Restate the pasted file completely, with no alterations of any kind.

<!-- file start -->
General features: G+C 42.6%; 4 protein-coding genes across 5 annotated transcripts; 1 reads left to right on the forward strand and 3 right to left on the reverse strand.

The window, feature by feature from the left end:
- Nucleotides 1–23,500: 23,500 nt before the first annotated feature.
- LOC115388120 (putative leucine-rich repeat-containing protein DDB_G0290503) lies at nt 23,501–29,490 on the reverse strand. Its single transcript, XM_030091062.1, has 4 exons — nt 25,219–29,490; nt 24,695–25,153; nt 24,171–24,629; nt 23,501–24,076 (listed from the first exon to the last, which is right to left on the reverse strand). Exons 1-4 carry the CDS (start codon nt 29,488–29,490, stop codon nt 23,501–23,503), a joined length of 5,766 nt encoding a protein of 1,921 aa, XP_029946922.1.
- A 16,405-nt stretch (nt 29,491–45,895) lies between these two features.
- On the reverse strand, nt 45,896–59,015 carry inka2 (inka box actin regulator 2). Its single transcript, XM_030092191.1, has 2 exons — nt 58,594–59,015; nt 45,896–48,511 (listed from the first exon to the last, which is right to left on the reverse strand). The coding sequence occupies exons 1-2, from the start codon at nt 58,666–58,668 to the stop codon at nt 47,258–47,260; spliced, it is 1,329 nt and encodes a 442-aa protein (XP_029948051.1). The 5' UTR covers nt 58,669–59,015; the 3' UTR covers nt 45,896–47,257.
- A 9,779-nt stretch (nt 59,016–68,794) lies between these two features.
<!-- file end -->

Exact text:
General features: G+C 42.6%; 4 protein-coding genes across 5 annotated transcripts; 1 reads left to right on the forward strand and 3 right to left on the reverse strand.

The window, feature by feature from the left end:
- Nucleotides 1–23,500: 23,500 nt before the first annotated feature.
- LOC115388120 (putative leucine-rich repeat-containing protein DDB_G0290503) lies at nt 23,501–29,490 on the reverse strand. Its single transcript, XM_030091062.1, has 4 exons — nt 25,219–29,490; nt 24,695–25,153; nt 24,171–24,629; nt 23,501–24,076 (listed from the first exon to the last, which is right to left on the reverse strand). Exons 1-4 carry the CDS (start codon nt 29,488–29,490, stop codon nt 23,501–23,503), a joined length of 5,766 nt encoding a protein of 1,921 aa, XP_029946922.1.
- A 16,405-nt stretch (nt 29,491–45,895) lies between these two features.
- On the reverse strand, nt 45,896–59,015 carry inka2 (inka box actin regulator 2). Its single transcript, XM_030092191.1, has 2 exons — nt 58,594–59,015; nt 45,896–48,511 (listed from the first exon to the last, which is right to left on the reverse strand). The coding sequence occupies exons 1-2, from the start codon at nt 58,666–58,668 to the stop codon at nt 47,258–47,260; spliced, it is 1,329 nt and encodes a 442-aa protein (XP_029948051.1). The 5' UTR covers nt 58,669–59,015; the 3' UTR covers nt 45,896–47,257.
- A 9,779-nt stretch (nt 59,016–68,794) lies between these two features.